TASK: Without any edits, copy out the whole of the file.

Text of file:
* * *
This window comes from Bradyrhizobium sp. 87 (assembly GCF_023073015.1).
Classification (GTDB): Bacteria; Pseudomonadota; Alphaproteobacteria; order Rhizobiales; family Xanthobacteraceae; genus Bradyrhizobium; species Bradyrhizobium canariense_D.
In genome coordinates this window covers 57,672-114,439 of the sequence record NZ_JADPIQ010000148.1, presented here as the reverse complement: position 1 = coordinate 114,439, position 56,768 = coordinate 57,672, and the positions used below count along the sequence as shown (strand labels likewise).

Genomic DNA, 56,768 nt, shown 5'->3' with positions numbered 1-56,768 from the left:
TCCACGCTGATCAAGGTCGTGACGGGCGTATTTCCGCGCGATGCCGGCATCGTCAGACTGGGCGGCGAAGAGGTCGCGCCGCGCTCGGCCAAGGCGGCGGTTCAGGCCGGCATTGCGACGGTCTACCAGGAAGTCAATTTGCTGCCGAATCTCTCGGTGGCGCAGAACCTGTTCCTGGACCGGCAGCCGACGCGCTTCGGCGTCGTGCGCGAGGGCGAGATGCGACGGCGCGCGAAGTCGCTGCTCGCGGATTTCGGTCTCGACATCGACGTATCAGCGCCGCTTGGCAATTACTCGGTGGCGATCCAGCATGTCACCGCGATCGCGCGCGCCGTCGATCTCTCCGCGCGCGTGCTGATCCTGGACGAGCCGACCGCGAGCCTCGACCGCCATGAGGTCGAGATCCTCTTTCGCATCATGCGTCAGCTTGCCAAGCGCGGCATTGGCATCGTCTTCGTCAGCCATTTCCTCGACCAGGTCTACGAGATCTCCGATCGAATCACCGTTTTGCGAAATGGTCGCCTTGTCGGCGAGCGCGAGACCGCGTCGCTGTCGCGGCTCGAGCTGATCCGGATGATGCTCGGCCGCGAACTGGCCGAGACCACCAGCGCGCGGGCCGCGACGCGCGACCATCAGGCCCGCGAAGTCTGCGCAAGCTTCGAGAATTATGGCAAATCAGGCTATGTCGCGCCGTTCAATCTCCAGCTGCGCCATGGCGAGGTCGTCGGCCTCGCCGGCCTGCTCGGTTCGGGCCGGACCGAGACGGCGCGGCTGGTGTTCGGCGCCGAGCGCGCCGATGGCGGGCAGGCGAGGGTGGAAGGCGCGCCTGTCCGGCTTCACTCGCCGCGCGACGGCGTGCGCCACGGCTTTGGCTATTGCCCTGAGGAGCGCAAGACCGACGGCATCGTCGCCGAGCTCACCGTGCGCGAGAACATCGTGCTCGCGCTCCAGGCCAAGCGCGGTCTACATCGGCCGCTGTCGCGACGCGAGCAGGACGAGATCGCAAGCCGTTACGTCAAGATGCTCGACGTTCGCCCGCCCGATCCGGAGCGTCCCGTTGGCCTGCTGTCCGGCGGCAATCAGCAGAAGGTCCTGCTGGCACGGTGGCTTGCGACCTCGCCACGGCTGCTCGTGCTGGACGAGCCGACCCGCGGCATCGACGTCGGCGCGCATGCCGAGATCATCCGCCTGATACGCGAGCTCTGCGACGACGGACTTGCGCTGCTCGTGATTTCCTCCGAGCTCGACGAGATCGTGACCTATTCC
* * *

This window comes from Bradyrhizobium sp. 87 (assembly GCF_023073015.1).
Classification (GTDB): Bacteria; Pseudomonadota; Alphaproteobacteria; order Rhizobiales; family Xanthobacteraceae; genus Bradyrhizobium; species Bradyrhizobium canariense_D.
In genome coordinates this window covers 57,672-114,439 of the sequence record NZ_JADPIQ010000148.1, presented here as the reverse complement: position 1 = coordinate 114,439, position 56,768 = coordinate 57,672, and the positions used below count along the sequence as shown (strand labels likewise).

Genomic DNA, 56,768 nt, shown 5'->3' with positions numbered 1-56,768 from the left:
TCCACGCTGATCAAGGTCGTGACGGGCGTATTTCCGCGCGATGCCGGCATCGTCAGACTGGGCGGCGAAGAGGTCGCGCCGCGCTCGGCCAAGGCGGCGGTTCAGGCCGGCATTGCGACGGTCTACCAGGAAGTCAATTTGCTGCCGAATCTCTCGGTGGCGCAGAACCTGTTCCTGGACCGGCAGCCGACGCGCTTCGGCGTCGTGCGCGAGGGCGAGATGCGACGGCGCGCGAAGTCGCTGCTCGCGGATTTCGGTCTCGACATCGACGTATCAGCGCCGCTTGGCAATTACTCGGTGGCGATCCAGCATGTCACCGCGATCGCGCGCGCCGTCGATCTCTCCGCGCGCGTGCTGATCCTGGACGAGCCGACCGCGAGCCTCGACCGCCATGAGGTCGAGATCCTCTTTCGCATCATGCGTCAGCTTGCCAAGCGCGGCATTGGCATCGTCTTCGTCAGCCATTTCCTCGACCAGGTCTACGAGATCTCCGATCGAATCACCGTTTTGCGAAATGGTCGCCTTGTCGGCGAGCGCGAGACCGCGTCGCTGTCGCGGCTCGAGCTGATCCGGATGATGCTCGGCCGCGAACTGGCCGAGACCACCAGCGCGCGGGCCGCGACGCGCGACCATCAGGCCCGCGAAGTCTGCGCAAGCTTCGAGAATTATGGCAAATCAGGCTATGTCGCGCCGTTCAATCTCCAGCTGCGCCATGGCGAGGTCGTCGGCCTCGCCGGCCTGCTCGGTTCGGGCCGGACCGAGACGGCGCGGCTGGTGTTCGGCGCCGAGCGCGCCGATGGCGGGCAGGCGAGGGTGGAAGGCGCGCCTGTCCGGCTTCACTCGCCGCGCGACGGCGTGCGCCACGGCTTTGGCTATTGCCCTGAGGAGCGCAAGACCGACGGCATCGTCGCCGAGCTCACCGTGCGCGAGAACATCGTGCTCGCGCTCCAGGCCAAGCGCGGTCTACATCGGCCGCTGTCGCGACGCGAGCAGGACGAGATCGCAAGCCGTTACGTCAAGATGCTCGACGTTCGCCCGCCCGATCCGGAGCGTCCCGTTGGCCTGCTGTCCGGCGGCAATCAGCAGAAGGTCCTGCTGGCACGGTGGCTTGCGACCTCGCCACGGCTGCTCGTGCTGGACGAGCCGACCCGCGGCATCGACGTCGGCGCGCATGCCGAGATCATCCGCCTGATACGCGAGCTCTGCGACGACGGACTTGCGCTGCTCGTGATTTCCTCCGAGCTCGACGAGATCGTGACCTATTCC